He would commence his theory of the Universe with the Godhead. Of Deity, he said, we knew nothing: — in order to know anything of his essence of his nature, we must be God ourselves. Creation, he said, was the result of the immediate violation [[volition]] of Deity irradiating the original particles of matter, equally through all space, during a limited time. — The interspaces between these particles, was filled by a mysterious something, for which there was no name, but which, for want of a better, he called electricity, and which was the medium of all vitality, consciousness, thought and spirituality. So long as these particles and this electricity remained homogenous and in equilibrio, the electricity remained dormant; it could not be developed but by heterogeneousness, as all experiment proves. But the original action of the Deity, necessarily comprehended within itself the principle of reaction: and every beginning necessarily presupposes an end. The action and the beginning, being by irradiation and diffusion into many, the reaction and the end must be by attraction and condensation, into one; and this is what the universe has been gradually exemplifying ever since the original action of the Deity ceased. These particles, being equal to each other in every respect but distance, their action on each other must be proportional to their distances; thus those nearest each other, come together, by the fundamental laws of gravitation, which are the one principle on which all these operations proceed. They then attracted others, nuclei were formed, these again attracted each other by the further operation of the same laws, and by the increasing rapidity of their motion [column 4:] to join each other, became incandescent and developed electricity. This motion originated the revolution of the glowing orbs on their own axes. When these glowing orbs had reached a sufficient size, and rapidity of rotation, the tendency of the centrifugal force would lead to the throwing off of a ring of matter along the equatorial line of the revolving orb which, as there would naturally be inequalities in its substance, would soon be broken into fragments, which would be projected by the force of the rapidity with which the ring was revolving, to distances corresponding precisely with the size of the respective fragments. Thus were the planets formed from the sun. with these planets again, the same process would be repeated, and we had in our own system two planets, whose rings were yet unbroken, proving the truth of the hypothesis. The rings of the planets, on breaking, formed the moons or satellites, by which they are, most of them, accompanied. And the still further developement of this principle might be made to account for the asteroids and aerolites. — The singular and exact coincidence of the centripetal and tangential forces of the planets and moons, was thus demonstrated to be solely owing to the fundamental laws of gravity, and not to the immediate operation of the finger of God, as usually supposed. It was the peculiar characteristic of the laws of nature, that they cannot but provide for every possible contingency, as soon as it arrives; — in fact, these laws may be all condensed into one law, — they are all consequences of the one volition of Deity, and may all be traced back to the reaction from that first sublime action.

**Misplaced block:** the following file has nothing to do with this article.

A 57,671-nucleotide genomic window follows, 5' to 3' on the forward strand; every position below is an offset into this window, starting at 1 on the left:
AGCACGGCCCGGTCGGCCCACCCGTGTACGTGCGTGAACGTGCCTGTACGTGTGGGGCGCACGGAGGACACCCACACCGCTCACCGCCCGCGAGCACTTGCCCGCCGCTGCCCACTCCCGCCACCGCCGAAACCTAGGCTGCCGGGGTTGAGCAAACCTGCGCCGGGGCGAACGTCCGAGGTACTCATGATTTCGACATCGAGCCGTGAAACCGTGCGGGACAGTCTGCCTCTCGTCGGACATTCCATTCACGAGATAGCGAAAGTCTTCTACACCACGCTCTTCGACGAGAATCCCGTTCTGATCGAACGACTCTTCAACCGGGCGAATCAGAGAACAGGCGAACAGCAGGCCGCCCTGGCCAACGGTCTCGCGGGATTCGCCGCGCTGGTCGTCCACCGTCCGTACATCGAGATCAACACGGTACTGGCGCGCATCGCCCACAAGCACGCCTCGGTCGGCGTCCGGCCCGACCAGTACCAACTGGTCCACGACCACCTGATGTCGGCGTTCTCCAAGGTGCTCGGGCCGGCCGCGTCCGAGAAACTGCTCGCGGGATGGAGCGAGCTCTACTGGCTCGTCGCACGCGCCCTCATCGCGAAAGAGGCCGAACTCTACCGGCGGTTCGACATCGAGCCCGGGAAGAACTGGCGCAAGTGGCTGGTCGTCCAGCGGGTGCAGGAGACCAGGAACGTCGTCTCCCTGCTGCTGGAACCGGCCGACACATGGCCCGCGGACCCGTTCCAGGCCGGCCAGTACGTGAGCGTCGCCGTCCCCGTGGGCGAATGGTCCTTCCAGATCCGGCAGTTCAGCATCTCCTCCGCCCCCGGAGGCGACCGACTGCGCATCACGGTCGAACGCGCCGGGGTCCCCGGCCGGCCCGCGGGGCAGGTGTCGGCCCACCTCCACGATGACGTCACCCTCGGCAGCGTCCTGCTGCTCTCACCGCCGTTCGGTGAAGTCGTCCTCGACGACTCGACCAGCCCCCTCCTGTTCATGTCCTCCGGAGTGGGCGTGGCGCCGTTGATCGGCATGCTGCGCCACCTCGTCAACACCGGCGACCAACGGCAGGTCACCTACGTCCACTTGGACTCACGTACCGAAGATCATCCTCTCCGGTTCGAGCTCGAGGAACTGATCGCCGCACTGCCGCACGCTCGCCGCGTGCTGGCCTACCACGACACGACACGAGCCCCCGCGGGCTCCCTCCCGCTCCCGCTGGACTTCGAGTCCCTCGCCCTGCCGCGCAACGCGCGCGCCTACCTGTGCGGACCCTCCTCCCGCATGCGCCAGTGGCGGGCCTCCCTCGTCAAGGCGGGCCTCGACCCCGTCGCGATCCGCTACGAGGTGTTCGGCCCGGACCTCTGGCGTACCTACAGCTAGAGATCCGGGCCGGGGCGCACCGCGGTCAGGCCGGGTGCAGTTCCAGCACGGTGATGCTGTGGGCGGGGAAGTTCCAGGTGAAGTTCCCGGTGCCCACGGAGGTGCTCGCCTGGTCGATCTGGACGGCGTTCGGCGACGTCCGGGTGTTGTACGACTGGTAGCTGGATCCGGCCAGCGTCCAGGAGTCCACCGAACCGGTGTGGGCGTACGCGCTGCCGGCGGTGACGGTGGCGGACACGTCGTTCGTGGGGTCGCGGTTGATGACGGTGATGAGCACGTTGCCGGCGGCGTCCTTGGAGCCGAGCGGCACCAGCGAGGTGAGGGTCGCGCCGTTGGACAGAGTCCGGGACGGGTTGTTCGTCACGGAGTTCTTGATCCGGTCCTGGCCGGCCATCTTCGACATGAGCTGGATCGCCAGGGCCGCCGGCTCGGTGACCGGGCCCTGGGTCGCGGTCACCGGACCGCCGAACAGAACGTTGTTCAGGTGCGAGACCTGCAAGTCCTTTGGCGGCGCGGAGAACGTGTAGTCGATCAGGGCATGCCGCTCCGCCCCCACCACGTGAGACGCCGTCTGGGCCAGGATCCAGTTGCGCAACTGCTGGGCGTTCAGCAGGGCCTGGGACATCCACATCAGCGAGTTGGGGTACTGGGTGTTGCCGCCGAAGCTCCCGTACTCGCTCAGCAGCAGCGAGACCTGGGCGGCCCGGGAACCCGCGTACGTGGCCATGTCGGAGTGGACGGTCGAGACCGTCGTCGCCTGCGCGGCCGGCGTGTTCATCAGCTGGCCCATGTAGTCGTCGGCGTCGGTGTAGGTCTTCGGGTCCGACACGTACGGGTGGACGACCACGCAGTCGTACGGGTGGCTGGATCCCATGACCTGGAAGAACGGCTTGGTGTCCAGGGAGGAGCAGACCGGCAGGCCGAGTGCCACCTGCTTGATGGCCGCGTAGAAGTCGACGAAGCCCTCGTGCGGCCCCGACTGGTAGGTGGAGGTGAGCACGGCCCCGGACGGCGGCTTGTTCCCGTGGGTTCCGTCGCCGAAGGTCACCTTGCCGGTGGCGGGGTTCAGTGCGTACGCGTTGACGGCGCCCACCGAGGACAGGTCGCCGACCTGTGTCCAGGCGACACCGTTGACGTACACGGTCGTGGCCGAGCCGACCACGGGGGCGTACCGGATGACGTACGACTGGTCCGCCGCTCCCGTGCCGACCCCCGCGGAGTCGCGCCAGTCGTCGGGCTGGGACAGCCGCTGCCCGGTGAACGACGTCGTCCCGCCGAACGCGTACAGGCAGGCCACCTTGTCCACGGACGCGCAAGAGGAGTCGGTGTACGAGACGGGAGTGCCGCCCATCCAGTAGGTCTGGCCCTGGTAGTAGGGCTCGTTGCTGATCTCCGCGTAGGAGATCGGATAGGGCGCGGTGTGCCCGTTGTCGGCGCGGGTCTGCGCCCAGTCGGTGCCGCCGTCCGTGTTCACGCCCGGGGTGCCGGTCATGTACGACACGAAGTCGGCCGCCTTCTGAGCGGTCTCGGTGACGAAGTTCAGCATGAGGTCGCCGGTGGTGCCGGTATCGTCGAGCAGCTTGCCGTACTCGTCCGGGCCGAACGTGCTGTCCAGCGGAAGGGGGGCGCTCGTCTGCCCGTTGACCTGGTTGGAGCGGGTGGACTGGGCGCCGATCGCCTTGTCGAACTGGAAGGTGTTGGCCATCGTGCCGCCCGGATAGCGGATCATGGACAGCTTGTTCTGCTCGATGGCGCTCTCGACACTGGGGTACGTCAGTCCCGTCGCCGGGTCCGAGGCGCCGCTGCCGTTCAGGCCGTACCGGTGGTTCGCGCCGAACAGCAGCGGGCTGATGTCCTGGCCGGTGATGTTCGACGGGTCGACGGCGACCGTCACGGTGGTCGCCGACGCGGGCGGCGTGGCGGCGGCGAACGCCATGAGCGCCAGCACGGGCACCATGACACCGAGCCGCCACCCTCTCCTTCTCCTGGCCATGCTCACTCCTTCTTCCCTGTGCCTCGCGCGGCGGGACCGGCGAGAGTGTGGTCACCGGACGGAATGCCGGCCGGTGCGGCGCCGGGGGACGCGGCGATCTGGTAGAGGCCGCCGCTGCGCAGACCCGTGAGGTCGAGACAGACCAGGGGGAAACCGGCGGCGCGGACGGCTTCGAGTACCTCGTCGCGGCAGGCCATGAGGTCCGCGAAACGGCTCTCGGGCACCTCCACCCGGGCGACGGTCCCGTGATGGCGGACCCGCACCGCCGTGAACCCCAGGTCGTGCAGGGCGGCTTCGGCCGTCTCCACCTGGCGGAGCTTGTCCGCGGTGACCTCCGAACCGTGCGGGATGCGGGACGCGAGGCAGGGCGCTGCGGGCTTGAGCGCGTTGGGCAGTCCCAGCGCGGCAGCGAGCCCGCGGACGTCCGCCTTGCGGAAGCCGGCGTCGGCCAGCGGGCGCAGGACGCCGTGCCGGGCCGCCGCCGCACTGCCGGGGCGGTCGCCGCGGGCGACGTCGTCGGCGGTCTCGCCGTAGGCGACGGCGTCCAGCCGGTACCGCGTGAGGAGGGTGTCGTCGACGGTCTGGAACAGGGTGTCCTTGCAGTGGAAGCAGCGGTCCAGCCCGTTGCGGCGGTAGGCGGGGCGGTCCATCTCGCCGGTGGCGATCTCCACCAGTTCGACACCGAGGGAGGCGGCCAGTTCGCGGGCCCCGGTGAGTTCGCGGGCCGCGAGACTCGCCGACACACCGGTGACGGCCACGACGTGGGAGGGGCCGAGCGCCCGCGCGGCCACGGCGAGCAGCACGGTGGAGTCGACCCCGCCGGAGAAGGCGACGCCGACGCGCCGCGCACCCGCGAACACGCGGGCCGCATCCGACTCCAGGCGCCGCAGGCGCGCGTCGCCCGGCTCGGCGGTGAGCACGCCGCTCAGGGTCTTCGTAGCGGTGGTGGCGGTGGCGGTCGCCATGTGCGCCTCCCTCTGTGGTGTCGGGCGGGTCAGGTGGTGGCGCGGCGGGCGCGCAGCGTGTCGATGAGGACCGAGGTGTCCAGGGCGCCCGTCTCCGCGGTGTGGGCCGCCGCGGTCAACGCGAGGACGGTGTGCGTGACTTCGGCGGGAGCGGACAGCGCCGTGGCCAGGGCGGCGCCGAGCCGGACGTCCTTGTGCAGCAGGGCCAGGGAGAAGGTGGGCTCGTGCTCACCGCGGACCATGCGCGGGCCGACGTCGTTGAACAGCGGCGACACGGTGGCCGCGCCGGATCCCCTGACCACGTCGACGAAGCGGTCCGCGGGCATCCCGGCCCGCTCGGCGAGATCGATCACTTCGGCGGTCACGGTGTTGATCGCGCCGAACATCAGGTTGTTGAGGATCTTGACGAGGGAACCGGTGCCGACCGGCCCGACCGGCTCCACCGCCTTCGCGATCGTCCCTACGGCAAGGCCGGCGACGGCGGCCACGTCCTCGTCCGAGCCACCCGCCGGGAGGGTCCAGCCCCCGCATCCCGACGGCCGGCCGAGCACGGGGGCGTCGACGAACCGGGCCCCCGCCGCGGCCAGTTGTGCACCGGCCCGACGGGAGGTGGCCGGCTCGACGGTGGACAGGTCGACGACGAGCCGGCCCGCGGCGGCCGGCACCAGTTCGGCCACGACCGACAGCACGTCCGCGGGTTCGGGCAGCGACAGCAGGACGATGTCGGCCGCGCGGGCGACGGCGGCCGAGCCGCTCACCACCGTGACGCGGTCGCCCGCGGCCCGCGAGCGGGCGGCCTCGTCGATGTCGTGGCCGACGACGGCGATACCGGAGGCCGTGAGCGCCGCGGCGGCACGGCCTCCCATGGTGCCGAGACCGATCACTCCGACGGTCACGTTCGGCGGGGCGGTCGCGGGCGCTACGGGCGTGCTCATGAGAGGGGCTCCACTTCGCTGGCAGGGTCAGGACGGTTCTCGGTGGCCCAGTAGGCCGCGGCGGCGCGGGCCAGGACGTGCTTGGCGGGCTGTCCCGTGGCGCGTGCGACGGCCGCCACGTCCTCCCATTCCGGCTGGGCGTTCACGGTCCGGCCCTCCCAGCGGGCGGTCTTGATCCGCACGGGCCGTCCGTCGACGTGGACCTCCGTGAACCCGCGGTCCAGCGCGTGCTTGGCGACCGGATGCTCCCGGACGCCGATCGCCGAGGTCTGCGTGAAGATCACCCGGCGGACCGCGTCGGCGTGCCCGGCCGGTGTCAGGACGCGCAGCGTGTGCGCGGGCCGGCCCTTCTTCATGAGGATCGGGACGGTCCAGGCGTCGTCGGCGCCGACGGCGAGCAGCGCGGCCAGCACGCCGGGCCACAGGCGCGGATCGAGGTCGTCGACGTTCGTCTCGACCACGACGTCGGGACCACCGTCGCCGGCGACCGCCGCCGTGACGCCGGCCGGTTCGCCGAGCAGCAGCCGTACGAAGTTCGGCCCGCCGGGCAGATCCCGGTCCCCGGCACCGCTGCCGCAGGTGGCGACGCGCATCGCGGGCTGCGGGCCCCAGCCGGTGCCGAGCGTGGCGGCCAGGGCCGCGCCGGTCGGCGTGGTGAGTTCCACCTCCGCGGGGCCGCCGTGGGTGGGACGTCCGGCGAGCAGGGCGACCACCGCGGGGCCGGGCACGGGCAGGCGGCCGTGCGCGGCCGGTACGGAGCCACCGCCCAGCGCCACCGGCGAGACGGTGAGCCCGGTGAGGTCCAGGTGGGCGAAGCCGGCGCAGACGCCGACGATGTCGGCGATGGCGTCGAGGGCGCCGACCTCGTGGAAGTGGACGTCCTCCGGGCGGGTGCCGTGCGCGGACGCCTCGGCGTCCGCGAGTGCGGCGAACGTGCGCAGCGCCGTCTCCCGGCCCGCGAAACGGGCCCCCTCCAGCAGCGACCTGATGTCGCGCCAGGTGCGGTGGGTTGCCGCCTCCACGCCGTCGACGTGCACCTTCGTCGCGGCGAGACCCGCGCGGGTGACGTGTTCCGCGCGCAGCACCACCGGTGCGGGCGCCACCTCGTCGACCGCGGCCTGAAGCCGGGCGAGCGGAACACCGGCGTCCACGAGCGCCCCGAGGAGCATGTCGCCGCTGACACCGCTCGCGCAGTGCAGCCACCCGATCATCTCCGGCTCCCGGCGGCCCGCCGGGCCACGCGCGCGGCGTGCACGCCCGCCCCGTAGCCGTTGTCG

Having thus drawn out his theory on the descending scale, the eloquent lecturer then went into a clear and conclusive discussion on the nebular theory, showing that Laplace had here stumbled on the truth without understanding it himself, and that the experiments with Lord Rosse’s telescope only confirm instead of destroying it, an has been supposed. He then went on to illustrate the vast immensity of systems in the universe, representing as composed of suns, planets and satellites, at the stage to which he had brought our system as above described. He described the galaxy, and the situation of our system in it, explaining the apparent inequalities in the distribution of the stars, as owing to the perspective resulting from our point of view. He then went into a more minute description of our system and the distances of the several planets from the sun. he explained the nature of their orbits and the mode of calculating the rapidity of their motions. These sublime laws, which governed the whole universe, were not the result of deduction or induction, but of intuition, or in other words they were guessed at by Kepler, and afterwards demonstrated by Newton.